Two significant matters continued bothering Adrian even after this week’s sit-down with mayoral staff. The first relates to the target population for the new 21 to 24-year-old beds. As the city has dramatically increased the stock of emergency shelter beds for youth 20 and younger in recent years, there has been a concerted and successful drive to establish specific facilities for LGBTQ young people, who often face violence in more general and larger congregate settings.
“It came to my attention that the proposed shelter beds are not specific to LGBTQ-identified young people but will be ‘inclusive’ of that community,” Adrian said. “The youth that were featured in this project all identify along the LGBTQ+ spectrum, so, therefore, it sends the wrong message that this program was specific to that community, when that’s not the case.”
He added, “Not cool!”
Adrian was also disappointed regarding another one of Queerocracy’s goals — the establishment of a youth jobs and skills-building initiative.
“It was brought to my attention that the plan to pilot an Employment Initiative for young people was shut down by some ‘higher power’ when the Unity Project was being created,” he said, adding, “I have all intentions of finding out who.”
Despite his blunt critique of the $9.5 million plan’s priorities, Adrian is an activist who stays the course, and in a follow-up email to Gay City News emphasized, “As it regards the Unity Project, there is room for growth and they did mention that they will make changes to accommodate our recommendations… We are working with Unity Project for the betterment of homeless youth.”
The degree to which the Unity Project’s current plans differ from Queerocracy’s priorities means a busy and challenging agenda ahead, but in speaking to its members it quickly becomes clear that the group’s significance goes beyond its very substantial policy engagement.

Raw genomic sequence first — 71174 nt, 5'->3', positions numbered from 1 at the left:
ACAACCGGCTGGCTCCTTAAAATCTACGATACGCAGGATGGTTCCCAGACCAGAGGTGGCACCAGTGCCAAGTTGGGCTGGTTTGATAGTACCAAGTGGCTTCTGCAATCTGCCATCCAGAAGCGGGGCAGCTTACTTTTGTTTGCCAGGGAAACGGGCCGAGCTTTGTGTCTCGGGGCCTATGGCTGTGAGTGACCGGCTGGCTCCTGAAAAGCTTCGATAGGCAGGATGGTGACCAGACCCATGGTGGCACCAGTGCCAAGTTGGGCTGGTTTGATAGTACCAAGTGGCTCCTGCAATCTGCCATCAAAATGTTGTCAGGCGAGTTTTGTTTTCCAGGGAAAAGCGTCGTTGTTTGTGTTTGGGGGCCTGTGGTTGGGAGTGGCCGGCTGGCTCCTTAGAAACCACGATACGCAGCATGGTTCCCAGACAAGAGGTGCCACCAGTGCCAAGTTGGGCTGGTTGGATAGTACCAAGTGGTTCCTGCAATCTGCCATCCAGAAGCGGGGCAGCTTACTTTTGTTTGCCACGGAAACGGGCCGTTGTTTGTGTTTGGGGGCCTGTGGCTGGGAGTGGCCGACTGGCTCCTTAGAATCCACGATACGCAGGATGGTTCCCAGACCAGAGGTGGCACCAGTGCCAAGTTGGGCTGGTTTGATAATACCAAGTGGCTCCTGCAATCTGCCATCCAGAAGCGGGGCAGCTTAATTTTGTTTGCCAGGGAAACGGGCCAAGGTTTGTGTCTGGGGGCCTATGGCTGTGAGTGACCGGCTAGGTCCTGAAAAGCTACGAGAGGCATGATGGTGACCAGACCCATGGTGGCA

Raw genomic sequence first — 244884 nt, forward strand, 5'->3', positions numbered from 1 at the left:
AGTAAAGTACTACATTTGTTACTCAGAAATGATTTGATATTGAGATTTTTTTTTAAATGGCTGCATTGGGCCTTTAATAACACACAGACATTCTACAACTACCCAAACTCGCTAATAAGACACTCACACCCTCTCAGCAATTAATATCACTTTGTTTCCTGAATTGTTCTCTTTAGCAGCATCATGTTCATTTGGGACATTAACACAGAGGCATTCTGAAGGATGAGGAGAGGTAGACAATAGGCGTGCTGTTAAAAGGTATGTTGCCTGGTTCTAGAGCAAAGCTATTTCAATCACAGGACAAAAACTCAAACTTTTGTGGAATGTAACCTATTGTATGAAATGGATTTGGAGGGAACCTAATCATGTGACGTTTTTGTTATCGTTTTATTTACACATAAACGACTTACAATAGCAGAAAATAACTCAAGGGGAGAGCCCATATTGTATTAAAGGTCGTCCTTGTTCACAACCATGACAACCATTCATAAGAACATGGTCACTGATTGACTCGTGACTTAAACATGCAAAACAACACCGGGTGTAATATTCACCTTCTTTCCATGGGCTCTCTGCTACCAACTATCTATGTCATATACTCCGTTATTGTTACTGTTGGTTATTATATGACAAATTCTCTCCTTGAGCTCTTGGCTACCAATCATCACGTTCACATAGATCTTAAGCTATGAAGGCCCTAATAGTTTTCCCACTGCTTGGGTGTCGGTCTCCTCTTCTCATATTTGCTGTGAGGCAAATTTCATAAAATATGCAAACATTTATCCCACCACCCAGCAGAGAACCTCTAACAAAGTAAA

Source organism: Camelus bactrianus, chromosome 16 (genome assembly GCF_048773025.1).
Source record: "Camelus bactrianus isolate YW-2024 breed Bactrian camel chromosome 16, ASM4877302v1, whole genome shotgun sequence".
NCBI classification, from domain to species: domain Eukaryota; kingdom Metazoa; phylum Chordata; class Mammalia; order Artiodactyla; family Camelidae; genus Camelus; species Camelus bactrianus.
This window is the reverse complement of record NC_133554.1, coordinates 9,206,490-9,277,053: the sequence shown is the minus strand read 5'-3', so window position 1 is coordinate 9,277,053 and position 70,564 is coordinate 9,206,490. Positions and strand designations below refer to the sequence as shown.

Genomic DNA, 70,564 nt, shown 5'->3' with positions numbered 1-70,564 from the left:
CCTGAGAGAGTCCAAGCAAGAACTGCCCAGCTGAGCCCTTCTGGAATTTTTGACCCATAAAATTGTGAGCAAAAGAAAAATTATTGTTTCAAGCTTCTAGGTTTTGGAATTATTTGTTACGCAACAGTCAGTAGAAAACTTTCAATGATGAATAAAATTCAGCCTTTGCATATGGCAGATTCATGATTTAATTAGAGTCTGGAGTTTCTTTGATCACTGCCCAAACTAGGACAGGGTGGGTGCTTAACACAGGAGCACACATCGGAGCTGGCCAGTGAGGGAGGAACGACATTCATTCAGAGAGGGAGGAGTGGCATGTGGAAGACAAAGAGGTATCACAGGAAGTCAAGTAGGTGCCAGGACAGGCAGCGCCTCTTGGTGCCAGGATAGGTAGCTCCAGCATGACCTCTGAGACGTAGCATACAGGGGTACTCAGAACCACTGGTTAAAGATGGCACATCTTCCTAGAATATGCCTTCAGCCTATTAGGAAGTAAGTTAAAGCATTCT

Tye Thomas is a 16-year-old gay Jamaican who came to the US at 14 to attend boarding school, but also to escape a family who did not understand him and a culture of violence that victimized him. He left school after one year, and has since been staying with different members of his extended family, first in Brooklyn and now in Queens. The trauma he suffered in Jamaica, however, has had lasting impact, making him worry about whether he’ll be able to stay where he is.
“Sometimes I have the feeling I am not worthy of a home,” he told Gay City News.
When he happened upon a Queerocracy meeting at the Center several months ago — he had been asking for referrals to food drop-in centers — “I realized that this is something that relates to me and I need to be here.”
Saying that as a homeless gay youth of color, he often feels unwelcome among white gay male crowds, Thomas said, “I need a community. My queerness makes me want to be part of something… I need that in my life. I’ve been looking for it. I always felt apart.”
Tobius Menendez, a 17-year-old gay man who grew up in the Bronx and on the Lower East Side, also talked about the community he’s found at Queerocracy. Coming out at 14, he said, his family was never hostile, but nor did they really understand. His experience with homelessness was a three-month or so stint couch-surfacing; he now lives with a friend on the Lower East Side. Like Thomas, Menendez first came upon Queerocracy at the Center, where, he said, he and other queer youth go for “a place to feel better about themselves.” When he learned what Queerocracy is all about, he said, “I was interested.”